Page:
Author Topic: Von Karman Vortex Street  (Read 1330 times)

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Offline mayya

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Von Karman Vortex Street
« on: September 18, 2013, 00:01:40 AM »

Von Karman Vortex Street
Credit: Von Karman Vortex Street: Bob Cahalan, NASA GSFC

In the field of fluid mechanics, physicists look at the flow of fluids through space and the patterns they make. One of the more beautiful patterns they study are the swirling set of eddies and whirlpools that things like boats leave behind in their wake. As the boat moves through the water, it slices the fluid in half. As the water reunites behind the boat, it creates a pattern of alternating vortices known as the Von Karman vortex street.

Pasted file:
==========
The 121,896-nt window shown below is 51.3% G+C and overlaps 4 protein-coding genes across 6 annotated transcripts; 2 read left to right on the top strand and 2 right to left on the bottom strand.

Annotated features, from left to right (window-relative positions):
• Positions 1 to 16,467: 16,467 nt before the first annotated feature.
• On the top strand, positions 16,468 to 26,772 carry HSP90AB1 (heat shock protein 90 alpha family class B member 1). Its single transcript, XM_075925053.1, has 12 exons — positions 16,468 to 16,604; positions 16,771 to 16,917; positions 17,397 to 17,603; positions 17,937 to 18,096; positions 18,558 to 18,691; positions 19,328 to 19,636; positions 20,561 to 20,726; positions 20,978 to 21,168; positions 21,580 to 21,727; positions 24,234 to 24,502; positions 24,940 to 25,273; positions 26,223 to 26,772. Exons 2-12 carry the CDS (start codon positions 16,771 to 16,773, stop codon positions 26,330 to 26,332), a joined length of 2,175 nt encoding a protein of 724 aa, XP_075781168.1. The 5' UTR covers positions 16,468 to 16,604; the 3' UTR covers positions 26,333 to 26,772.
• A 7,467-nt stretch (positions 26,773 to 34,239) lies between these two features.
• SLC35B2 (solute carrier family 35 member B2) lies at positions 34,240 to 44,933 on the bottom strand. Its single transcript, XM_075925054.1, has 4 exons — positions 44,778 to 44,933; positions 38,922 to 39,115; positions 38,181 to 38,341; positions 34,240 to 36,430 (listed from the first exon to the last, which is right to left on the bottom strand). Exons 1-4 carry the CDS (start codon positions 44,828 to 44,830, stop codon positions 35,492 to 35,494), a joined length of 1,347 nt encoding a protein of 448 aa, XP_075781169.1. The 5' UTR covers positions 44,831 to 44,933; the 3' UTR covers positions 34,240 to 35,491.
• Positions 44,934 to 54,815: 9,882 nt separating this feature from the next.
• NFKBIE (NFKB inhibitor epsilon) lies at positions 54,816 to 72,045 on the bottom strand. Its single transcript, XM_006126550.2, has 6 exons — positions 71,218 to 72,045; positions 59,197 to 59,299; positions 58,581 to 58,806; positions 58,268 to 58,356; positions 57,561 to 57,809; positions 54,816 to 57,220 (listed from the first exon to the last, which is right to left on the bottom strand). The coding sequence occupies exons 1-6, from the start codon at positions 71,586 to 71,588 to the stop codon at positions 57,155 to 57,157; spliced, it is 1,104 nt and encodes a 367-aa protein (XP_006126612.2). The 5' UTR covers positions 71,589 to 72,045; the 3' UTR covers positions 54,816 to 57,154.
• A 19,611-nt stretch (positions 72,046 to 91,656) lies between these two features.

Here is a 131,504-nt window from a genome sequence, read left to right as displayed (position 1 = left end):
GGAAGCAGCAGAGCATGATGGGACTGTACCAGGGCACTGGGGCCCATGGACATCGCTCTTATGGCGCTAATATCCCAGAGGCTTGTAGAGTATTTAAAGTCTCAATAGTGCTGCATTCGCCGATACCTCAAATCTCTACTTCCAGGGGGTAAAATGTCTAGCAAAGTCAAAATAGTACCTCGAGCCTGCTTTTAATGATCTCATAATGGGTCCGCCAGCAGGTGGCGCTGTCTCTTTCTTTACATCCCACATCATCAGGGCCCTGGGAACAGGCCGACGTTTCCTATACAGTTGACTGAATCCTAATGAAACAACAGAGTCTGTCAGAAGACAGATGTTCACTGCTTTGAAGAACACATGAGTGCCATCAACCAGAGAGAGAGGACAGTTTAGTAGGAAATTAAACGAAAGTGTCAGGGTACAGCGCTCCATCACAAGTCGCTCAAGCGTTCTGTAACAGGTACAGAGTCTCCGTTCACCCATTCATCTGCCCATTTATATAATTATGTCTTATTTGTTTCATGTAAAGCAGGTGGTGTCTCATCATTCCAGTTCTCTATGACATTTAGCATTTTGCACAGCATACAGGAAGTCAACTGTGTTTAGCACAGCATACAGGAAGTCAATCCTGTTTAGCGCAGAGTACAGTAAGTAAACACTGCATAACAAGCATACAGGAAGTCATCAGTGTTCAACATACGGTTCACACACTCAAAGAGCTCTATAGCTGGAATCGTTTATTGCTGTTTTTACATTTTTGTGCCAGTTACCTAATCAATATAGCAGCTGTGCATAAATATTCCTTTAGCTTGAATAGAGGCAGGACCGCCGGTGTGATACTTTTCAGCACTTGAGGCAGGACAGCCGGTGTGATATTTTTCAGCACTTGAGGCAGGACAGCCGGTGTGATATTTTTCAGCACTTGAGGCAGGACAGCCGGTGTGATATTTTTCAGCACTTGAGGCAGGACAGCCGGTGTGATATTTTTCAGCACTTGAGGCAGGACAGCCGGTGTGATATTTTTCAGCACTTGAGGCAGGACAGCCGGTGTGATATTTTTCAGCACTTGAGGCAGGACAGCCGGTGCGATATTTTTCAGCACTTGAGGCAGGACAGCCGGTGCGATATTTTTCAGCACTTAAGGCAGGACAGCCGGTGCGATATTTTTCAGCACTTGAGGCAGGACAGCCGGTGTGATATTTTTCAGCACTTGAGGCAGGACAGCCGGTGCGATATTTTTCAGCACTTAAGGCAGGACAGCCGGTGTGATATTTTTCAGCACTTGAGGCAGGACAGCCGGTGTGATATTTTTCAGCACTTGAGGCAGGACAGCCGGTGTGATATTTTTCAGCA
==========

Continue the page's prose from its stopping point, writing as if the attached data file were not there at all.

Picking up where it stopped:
The phenomenon is important to all kinds of questions. Tall buildings, chimneys and submarine periscopes, for example, all have to deal with the wind that whips around them. As the wind comes around and then circles back, the force can cause those structures to vibrate forcefully. Some structures, such as antennas and periscopes, have fins to cut the wind and prevent the eddies on either side from meeting.

And it's not just big things that have to deal with the vortex street. As insects beat their wings, they create tiny vortices in the air. But rather than accepting the drag that a vortex can create, the insects turn their wings just a little before their up stroke, so that their wings lift upward along with that swirling current of air.